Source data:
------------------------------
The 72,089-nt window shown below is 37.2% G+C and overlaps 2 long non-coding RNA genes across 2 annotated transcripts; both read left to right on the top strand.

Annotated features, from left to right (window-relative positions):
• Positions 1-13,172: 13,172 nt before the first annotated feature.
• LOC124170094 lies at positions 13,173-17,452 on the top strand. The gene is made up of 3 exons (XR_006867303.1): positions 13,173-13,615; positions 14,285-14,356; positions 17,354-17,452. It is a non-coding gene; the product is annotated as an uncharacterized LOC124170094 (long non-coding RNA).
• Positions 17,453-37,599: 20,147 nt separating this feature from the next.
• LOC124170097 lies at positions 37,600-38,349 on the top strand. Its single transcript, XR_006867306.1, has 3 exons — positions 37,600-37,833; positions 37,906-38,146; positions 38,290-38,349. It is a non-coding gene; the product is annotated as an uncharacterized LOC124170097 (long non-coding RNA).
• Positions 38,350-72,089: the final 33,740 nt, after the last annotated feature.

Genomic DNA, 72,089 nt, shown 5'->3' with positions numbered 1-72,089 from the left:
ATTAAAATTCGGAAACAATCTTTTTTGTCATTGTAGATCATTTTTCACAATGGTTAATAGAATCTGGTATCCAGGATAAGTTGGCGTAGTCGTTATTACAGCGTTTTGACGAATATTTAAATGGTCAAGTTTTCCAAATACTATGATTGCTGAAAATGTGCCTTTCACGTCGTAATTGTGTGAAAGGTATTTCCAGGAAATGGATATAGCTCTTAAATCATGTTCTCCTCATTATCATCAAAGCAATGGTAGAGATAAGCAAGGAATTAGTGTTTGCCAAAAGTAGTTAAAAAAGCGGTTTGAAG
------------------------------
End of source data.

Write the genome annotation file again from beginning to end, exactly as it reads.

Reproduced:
The 72,089-nt window shown below is 37.2% G+C and overlaps 2 long non-coding RNA genes across 2 annotated transcripts; both read left to right on the top strand.

Annotated features, from left to right (window-relative positions):
• Positions 1-13,172: 13,172 nt before the first annotated feature.
• LOC124170094 lies at positions 13,173-17,452 on the top strand. The gene is made up of 3 exons (XR_006867303.1): positions 13,173-13,615; positions 14,285-14,356; positions 17,354-17,452. It is a non-coding gene; the product is annotated as an uncharacterized LOC124170094 (long non-coding RNA).
• Positions 17,453-37,599: 20,147 nt separating this feature from the next.
• LOC124170097 lies at positions 37,600-38,349 on the top strand. Its single transcript, XR_006867306.1, has 3 exons — positions 37,600-37,833; positions 37,906-38,146; positions 38,290-38,349. It is a non-coding gene; the product is annotated as an uncharacterized LOC124170097 (long non-coding RNA).
• Positions 38,350-72,089: the final 33,740 nt, after the last annotated feature.

Genomic DNA, 72,089 nt, shown 5'->3' with positions numbered 1-72,089 from the left:
ATTAAAATTCGGAAACAATCTTTTTTGTCATTGTAGATCATTTTTCACAATGGTTAATAGAATCTGGTATCCAGGATAAGTTGGCGTAGTCGTTATTACAGCGTTTTGACGAATATTTAAATGGTCAAGTTTTCCAAATACTATGATTGCTGAAAATGTGCCTTTCACGTCGTAATTGTGTGAAAGGTATTTCCAGGAAATGGATATAGCTCTTAAATCATGTTCTCCTCATTATCATCAAAGCAATGGTAGAGATAAGCAAGGAATTAGTGTTTGCCAAAAGTAGTTAAAAAAGCGGTTTGAAG